The experience was interesting, both intellectually and physically, and I thought it would be worth it to write a little more about fasting and about why a secular Jew and her non-Jewish husband would choose to fast on this Jewish holy day.
I fasted on this particular day mostly because Justin wanted to do so, and I wanted to join in solidarity. His reasons seemed largely based on his interest in having the physical experience of a day without food; Yom Kippur (and the attending break-the-fast dinner we'd been invited to) seemed like a better day than most to have this experience.
As for me, although I'm not religious, I still find [or try to find] a place in my life for Jewish traditions, especially for those that have to do with food and community. I like that I'm taking part in this tradition that people all around the world are experiencing, and that has taken place for thousands of years. Fasting is a humbling experience, one that reminds you of the physical limitations of your body, and of how fundamental nourishment is to all the other things we think and do during a typical day. And in being able to make it through the fast, you are reminded of your own strength and sense of determination.
Yom Kippur, in being called the "day of atonement" encourages Jews to think about the sins they've committed over the previous year, and to atone for them through reflection and asking God's forgiveness. Although I'm not much for the latter part--of asking for God's forgiveness--I am a big fan of reflection. I think setting aside time to consider how you've lived your life, what you're happy about, and what you could do better, is crucial to self-awareness and happiness. I participated in this cool online program, 10Q, in the days leading up to Yom Kippur, which gave me an organized place to do this sort of reflection. (Check it out!)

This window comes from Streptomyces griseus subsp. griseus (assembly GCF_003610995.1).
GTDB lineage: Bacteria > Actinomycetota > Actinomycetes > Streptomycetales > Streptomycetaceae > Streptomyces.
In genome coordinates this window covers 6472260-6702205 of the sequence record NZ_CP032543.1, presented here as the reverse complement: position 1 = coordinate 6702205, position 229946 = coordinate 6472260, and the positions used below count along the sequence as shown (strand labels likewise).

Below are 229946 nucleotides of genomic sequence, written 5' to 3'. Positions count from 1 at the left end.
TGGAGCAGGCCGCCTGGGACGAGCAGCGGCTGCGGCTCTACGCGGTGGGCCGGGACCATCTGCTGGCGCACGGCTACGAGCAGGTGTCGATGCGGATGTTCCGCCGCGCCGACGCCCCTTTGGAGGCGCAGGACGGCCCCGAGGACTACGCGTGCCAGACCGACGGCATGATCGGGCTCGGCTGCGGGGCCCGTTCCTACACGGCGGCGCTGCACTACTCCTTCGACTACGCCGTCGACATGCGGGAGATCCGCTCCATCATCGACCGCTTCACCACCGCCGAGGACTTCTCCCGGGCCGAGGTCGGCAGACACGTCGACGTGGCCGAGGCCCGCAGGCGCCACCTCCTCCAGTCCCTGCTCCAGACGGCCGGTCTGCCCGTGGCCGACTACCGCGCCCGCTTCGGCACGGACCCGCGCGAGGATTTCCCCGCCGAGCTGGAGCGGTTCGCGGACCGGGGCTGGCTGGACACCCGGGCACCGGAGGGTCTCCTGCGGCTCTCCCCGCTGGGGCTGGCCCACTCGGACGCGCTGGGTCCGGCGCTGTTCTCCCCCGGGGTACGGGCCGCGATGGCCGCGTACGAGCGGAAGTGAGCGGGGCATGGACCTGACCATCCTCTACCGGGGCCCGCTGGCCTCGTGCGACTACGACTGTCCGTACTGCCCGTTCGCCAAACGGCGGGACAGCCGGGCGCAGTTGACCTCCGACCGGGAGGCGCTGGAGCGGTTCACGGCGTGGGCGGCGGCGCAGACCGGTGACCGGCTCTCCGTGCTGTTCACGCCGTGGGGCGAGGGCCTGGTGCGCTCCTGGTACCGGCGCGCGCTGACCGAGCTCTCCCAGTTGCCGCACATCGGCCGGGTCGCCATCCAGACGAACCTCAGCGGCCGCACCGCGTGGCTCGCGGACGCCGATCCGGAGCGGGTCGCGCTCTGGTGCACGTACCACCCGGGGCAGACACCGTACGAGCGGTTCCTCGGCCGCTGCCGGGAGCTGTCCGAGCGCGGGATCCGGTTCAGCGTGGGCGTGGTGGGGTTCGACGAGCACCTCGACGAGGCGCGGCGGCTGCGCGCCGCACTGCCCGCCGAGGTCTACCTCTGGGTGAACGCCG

Another big, important reason that I fast is that going hungry can give me at least some indication of the kind of suffering that many people--in our country and around the world--experience much more frequently than once a year. In an article about a Yom Kippur service at the Occupy Wall Street protests, there was a reference to Isaiah 58:5, a passage that is often read on Yom Kippur. A selection:
6 “Is not this the kind of fasting I have chosen:
to loose the chains of injustice
and untie the cords of the yoke,
to set the oppressed free
and break every yoke?
7 Is it not to share your food with the hungry
and to provide the poor wanderer with shelter—
when you see the naked, to clothe them,
and not to turn away from your own flesh and blood?
...you will cry for help, and he will say: Here am I.
“If you do away with the yoke of oppression,
with the pointing finger and malicious talk,
10 and if you spend yourselves in behalf of the hungry
and satisfy the needs of the oppressed,
then your light will rise in the darkness,
and your night will become like the noonday...
Fasting, according to this passage, is not enough. We must couple our fasting with attention to injustice all around us.
And, of course, at the end of the day, that first bite of food after a day of fasting is pretty darn delicious.
the beautiful challah with which we broke our fast